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All the Perl that's Practical to Extract and Report

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  • People who are afraid of flying amaze me. If you're that scared of transport, why on earth would you ever set foot inside a car? They're far more dangerous by several orders of magnitude…
    • My girlfriends philosophy: you can stop a car anytime you want it and get out. Confined spaces tend to get her nervous.
      • My philosophy is that the damage done to me in an accident varies in proportion to the energy released in the accident, and that the kinetic energy in a moving object varies quadratically in proportion to the speed of the object, and that planes move significantly faster than cars, and that the potential energy stored in an object varies in proportion to the height of the object, and that planes are significantly higher than automobiles.

        True, you have to consider the chances of the negative outcome actually occurring, and if it is significantly lower then that may well make it worth it. It does for me.

        Oh, and for the record, figuring out what to do at an airport (which lines to get in, where to take my bags, etc.) bothered me as much as an inexperienced flyer as much as the fear of the plane falling out of the sky.

        --
        J. David works really hard, has a passion for writing good software, and knows many of the world's best Perl programmers
        • Airports are a whole new world of hate. I like flying. I hate airports. The fact that I need to spend three hours going through a grimy airport and having my shoes, belt, etc removed in some craptaculous display of security theatre really puts me off. I can't imagine why.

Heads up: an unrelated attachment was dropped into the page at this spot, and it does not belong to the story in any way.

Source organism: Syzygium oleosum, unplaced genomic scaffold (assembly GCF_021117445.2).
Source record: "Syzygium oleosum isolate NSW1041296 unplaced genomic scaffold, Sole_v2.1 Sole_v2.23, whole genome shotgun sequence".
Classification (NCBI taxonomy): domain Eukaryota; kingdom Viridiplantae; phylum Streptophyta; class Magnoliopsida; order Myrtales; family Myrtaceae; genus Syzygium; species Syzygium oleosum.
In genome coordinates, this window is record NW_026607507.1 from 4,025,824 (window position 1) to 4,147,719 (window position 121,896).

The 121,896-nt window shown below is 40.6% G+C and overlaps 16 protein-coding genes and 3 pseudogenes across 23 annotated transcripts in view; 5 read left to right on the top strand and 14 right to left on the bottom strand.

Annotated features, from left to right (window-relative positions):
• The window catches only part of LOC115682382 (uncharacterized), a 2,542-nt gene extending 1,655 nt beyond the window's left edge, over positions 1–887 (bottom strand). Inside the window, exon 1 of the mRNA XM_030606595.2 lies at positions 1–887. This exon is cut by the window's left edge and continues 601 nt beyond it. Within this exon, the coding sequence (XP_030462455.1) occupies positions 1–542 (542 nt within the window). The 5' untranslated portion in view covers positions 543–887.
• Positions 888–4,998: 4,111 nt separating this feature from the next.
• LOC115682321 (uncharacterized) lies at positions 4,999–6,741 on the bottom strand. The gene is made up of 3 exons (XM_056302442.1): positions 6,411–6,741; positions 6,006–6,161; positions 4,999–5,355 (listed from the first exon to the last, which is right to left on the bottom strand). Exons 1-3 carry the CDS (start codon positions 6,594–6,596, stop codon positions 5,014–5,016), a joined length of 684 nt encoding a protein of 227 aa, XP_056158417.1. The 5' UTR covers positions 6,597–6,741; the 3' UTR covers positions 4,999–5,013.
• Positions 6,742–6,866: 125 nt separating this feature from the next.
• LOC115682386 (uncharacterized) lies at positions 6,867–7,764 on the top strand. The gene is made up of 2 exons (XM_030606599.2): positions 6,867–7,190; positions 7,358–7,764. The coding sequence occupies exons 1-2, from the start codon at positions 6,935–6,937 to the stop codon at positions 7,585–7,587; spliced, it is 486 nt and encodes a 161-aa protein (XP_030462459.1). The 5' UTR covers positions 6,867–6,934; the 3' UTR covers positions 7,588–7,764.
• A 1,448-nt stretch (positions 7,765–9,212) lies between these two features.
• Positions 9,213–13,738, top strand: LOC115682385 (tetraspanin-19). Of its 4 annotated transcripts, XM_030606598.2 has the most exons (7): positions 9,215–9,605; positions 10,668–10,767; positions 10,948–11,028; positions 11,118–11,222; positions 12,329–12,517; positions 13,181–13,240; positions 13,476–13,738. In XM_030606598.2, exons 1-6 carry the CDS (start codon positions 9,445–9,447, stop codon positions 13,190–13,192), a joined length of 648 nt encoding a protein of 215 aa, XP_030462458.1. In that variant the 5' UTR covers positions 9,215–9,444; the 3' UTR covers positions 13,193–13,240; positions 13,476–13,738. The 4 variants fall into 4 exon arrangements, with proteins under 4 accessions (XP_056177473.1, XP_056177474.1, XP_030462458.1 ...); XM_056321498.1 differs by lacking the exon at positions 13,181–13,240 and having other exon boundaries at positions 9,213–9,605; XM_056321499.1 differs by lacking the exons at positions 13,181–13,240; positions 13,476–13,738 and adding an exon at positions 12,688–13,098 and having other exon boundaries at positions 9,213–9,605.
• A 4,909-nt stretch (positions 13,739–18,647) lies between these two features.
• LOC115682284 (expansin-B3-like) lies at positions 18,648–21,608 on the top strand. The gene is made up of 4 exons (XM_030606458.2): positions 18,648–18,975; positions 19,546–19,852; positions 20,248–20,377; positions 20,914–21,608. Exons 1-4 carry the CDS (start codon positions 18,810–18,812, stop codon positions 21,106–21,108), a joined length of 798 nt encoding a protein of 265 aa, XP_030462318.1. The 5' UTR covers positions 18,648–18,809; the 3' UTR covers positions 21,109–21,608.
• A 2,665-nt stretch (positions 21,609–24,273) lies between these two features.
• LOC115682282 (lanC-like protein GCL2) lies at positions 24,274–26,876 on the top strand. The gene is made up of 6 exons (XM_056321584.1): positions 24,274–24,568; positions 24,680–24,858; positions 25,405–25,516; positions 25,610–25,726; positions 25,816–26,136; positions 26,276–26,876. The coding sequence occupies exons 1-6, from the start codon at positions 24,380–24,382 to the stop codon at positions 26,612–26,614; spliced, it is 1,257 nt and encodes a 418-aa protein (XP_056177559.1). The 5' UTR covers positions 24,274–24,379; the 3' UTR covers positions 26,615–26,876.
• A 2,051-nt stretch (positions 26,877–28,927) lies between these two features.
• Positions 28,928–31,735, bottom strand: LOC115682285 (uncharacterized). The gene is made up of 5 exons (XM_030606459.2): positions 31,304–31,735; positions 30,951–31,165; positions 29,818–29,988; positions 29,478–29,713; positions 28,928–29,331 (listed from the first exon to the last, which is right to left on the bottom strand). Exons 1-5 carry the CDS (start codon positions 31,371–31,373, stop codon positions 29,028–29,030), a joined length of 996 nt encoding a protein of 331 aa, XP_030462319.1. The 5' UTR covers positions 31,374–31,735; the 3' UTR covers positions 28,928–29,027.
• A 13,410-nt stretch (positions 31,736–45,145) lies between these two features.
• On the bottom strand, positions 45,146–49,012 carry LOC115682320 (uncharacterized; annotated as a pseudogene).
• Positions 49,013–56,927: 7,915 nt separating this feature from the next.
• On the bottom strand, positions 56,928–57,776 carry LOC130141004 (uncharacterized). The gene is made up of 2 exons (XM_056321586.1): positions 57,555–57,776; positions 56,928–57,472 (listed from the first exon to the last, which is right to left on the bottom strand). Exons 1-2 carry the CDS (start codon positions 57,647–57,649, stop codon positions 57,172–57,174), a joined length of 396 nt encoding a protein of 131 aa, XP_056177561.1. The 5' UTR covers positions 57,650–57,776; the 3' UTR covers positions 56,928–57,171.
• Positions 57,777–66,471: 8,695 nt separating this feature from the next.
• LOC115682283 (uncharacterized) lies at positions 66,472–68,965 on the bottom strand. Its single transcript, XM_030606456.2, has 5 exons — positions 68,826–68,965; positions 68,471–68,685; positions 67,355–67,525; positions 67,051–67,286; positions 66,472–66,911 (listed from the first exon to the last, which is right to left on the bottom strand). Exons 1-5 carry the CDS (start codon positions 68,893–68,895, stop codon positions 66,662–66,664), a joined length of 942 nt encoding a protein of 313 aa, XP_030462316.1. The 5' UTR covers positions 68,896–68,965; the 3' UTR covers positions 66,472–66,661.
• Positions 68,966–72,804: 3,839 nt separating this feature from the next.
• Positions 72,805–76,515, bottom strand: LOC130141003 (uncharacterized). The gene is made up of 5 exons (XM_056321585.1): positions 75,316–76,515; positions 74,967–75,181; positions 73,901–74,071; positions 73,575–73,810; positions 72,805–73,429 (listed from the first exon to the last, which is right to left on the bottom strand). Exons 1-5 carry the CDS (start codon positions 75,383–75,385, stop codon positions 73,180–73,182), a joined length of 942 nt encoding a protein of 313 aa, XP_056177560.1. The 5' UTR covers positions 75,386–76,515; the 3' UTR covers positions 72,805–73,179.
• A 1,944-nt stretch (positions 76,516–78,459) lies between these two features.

• Actually once I got used to them I learned to love them. :)

            --
            J. David works really hard, has a passion for writing good software, and knows many of the world's best Perl programmers
        • However the probability of a fatal collision in mid-air is… uh… remote. Rarely does a plane do 900km/h in circumstances where it might crash into things. Most crashes occur at speeds closer to 200-300km/h, which isn’t terribly much faster than a car speeding on a motorway.

          • Most crashes occur at speeds closer to 200-300km/h, which isn’t terribly much faster than a car speeding on a motorway.
            It depends on how fast you tend to drive.
          • I did address the fact that the risk is remote. But I was thinking more of a collision with the ground than a collision with another plane. The risk there is remote, too, but greater than the risk you're talking about.

            --
            J. David works really hard, has a passion for writing good software, and knows many of the world's best Perl programmers
            • That’s just what I was talking about: for a crash at really high speeds you’d need a mid-air collision, but most plane crashes are onto ground and occur at speeds that aren’t that far removed from a highway car crash’s.

              • Okay, you're talking about the following two possibilities:

                • mid-air collision: extraordinarily small possibility, high speed
                • ground crash near takeoff and land: small possibility, small speed

                I'm talking about this possibility:

                • plane falls out of sky from high altitude

                Small possibility, high speed.

                --
                J. David works really hard, has a passion for writing good software, and knows many of the world's best Perl programmers